Joseph Barbera (pronounced bar-BEAR-ah) was born in the Little Italy section of Manhattan,New York to Lebanese parents.
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Barbera started his career as a tailor's delivery boy. During the Great Depression he tried unsuccessfully to become a magazine cartoonist for a magazine called The NY Hits Magazine. In 1932 he joined the Van Beuren Studio as an animator and scriptwriter. He worked on cartoons such as Cubby Bear, and Rainbow Parades and also co-produced Tom and Jerry (a couple of boys, unrelated to his later cat-and-mouse series). When Van Beuren closed down in 1936, Barbera moved over to the MGM studios.
Lured by a substantial salary increase, Barbera left Terrytoons and New York for the new MGM cartoon unit and California in 1937. The following year he teamed up with William Hanna to direct theatrical short cartoons; Barbera was the storyboard/layout artist, and Hanna was in charge of the timing. Their first venture was Puss Gets the Boot (1940), the first Tom and Jerry film, which was nominated for an Academy Award for Best (Cartoon) Short Subject.
Hanna and Barbera's 17-year partnership on the Tom & Jerry series resulted in 7 Academy Awards for Best (Cartoon) Short Subject, and 14 total nominations, more than any other character-based theatrical animated series. Hanna and Barbera were placed in charge of MGM's animation division in late 1955; however, this proved short-lived as MGM closed the division in 1957. They subsequently teamed up to produce the series The Ruff & Reddy Show, under the name H-B Enterprises, soon changed to Hanna-Barbera Productions. By using the limited animation techniques, Hanna and Barbera could provide programming for networks at reduced cost.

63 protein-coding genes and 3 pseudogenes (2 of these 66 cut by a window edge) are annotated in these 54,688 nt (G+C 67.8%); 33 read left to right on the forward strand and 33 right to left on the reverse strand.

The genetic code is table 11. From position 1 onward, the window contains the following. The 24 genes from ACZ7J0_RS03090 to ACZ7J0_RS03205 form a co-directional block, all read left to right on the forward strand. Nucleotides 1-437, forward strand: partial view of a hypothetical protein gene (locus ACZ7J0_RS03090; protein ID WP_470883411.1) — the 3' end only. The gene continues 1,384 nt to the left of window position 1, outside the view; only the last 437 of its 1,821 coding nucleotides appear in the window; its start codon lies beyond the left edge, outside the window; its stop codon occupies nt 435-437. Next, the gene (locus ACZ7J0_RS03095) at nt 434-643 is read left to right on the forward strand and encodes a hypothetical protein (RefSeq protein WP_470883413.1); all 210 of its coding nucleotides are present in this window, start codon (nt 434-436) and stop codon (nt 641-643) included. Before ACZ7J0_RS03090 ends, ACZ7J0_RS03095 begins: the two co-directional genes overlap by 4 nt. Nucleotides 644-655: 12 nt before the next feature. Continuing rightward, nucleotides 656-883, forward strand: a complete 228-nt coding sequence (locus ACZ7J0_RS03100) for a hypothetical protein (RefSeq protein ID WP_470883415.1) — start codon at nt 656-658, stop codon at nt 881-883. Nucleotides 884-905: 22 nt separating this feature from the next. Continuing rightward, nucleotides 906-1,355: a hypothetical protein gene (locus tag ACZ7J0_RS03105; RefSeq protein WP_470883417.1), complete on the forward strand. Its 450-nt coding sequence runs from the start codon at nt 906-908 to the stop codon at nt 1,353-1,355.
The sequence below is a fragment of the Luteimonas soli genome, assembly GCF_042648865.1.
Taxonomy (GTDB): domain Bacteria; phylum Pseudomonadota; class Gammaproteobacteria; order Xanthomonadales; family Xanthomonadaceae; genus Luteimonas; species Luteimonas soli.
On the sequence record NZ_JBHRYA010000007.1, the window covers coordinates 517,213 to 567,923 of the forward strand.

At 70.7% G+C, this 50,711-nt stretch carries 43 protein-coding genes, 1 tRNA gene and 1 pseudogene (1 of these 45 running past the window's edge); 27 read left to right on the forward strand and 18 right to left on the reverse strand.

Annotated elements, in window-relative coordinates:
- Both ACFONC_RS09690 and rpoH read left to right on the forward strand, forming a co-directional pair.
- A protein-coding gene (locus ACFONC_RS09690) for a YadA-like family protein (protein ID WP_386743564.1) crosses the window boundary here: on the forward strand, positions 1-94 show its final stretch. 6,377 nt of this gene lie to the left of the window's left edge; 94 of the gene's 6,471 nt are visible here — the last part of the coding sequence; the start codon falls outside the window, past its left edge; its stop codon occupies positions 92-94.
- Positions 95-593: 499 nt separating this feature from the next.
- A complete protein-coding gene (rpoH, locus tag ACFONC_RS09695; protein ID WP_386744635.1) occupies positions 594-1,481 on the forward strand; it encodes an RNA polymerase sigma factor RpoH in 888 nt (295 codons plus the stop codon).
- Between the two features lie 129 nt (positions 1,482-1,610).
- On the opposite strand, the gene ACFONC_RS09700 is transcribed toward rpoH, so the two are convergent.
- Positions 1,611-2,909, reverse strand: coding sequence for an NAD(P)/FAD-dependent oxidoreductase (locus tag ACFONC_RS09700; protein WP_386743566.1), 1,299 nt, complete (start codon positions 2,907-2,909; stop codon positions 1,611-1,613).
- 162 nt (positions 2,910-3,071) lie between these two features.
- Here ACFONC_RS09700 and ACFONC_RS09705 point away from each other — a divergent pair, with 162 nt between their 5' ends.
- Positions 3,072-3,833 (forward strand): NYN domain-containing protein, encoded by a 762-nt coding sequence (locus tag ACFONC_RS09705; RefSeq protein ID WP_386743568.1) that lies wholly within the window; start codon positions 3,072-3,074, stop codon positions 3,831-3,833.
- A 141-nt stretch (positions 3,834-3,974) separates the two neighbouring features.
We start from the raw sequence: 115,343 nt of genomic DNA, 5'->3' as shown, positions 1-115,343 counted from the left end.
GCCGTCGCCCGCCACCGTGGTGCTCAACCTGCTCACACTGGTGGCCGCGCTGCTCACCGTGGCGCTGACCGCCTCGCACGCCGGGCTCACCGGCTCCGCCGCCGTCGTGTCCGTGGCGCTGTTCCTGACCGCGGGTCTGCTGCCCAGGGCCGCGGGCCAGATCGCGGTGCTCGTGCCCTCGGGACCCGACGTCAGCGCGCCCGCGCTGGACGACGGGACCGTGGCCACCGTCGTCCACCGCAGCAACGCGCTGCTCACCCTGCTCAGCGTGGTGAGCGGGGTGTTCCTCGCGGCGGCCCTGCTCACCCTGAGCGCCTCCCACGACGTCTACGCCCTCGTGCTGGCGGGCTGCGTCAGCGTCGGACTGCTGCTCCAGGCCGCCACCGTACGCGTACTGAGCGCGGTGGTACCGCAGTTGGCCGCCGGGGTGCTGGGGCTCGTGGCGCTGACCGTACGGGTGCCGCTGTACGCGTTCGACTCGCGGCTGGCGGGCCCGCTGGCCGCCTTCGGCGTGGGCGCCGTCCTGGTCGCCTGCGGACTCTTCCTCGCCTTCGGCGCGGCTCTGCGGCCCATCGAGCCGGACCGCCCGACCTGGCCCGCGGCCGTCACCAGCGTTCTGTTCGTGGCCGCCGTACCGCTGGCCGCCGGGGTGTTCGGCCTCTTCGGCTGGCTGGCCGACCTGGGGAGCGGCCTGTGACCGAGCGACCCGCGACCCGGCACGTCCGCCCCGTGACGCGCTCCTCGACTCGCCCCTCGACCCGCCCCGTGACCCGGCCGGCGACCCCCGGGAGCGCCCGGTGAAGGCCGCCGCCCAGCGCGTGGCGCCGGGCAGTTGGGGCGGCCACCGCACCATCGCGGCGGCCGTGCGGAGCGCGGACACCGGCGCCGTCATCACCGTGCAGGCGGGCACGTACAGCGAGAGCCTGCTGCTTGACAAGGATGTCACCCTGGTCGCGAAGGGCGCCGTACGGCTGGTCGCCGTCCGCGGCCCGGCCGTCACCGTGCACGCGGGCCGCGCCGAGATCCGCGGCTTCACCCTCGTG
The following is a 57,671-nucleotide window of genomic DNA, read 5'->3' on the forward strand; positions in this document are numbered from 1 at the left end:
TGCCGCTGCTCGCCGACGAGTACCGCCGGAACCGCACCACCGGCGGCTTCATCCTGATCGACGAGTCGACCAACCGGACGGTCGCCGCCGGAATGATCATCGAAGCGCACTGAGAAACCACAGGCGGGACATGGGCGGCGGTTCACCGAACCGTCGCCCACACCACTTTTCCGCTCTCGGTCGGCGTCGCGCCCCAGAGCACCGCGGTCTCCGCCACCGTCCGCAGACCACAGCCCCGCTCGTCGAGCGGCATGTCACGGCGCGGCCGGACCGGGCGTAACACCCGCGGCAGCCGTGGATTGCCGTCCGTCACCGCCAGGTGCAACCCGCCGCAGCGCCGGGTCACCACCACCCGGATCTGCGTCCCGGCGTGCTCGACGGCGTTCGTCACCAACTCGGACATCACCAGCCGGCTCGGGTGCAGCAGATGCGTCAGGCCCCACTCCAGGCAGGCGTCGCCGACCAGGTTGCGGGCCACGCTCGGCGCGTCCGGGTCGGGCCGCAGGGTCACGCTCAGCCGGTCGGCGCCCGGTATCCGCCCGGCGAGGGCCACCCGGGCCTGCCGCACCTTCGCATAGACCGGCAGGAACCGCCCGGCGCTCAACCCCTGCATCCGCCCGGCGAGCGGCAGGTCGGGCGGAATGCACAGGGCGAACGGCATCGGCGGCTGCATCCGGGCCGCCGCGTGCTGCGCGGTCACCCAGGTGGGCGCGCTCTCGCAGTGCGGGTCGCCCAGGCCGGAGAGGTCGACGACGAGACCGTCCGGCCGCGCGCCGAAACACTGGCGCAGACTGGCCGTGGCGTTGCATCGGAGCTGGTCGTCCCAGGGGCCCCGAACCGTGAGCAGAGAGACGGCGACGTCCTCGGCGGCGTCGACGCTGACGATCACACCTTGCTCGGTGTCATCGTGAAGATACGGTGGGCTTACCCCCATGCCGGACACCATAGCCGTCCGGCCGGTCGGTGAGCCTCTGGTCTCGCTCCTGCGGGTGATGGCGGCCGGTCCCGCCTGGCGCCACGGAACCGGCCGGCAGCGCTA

By the late 1960s, Hanna-Barbera Productions had become the most successful television animation studio, producing hit television programs such as The Flintstones, The Jetsons, Jonny Quest, and Scooby-Doo, Where Are You!.
Hanna-Barbera had been a subsidiary of Taft Broadcasting (later Great American Communications) since 1967. The studio thrived until 1991, when it was sold to Turner Broadcasting. Hanna and Barbera stayed on as advisors and periodically worked on new Hanna-Barbera shows, including the What-a-Cartoon! series.
Hanna-Barbera, received eight Emmys, including the Governors Award of the Academy of Television Arts and Sciences in 1988.
Their strengths melded perfectly, critic Leonard Maltin wrote in his book Of Mice and Magic: A History of American Animated Cartoons. Barbera brought the comic gags and skilled drawing, while Hanna brought warmth and a keen sense of timing. Maltin wrote:
"This writing-directing team may hold a record for producing consistently superior cartoons using the same characters year after year - without a break or change in routine."
Hanna, who died in 2001, once said he was never a good artist but his partner could "capture mood and expression in a quick sketch better than anyone I've ever known."
After Hanna's death, Barbera remained active as an executive producer for Warner Bros. Animation on television series such as What's New, Scooby-Doo? and Tom and Jerry Tales. He also wrote, co-storyboarded, co-directed and co-produced the theatrical Tom and Jerry short The Karateguard in 2005, thus returning to his and Hanna's first successful cartoon format.
Barbera died at the age of 95 of natural causes at his home in Studio City, Los Angeles on December 18, 2006, ending a seventy-year career in animation. His wife Sheila was at his side when he died, and three children by a previous marriage also survived him: Jayne, Neal and Lynn. Cartoon Network put up a bumper in late December 2006 that showed Barbera in a black marker portrait. In the next scene, the words "We'll miss you" were written above the Cartoon Network logo. Adult Swim had a banner that said Joseph Barbera 1911-2006.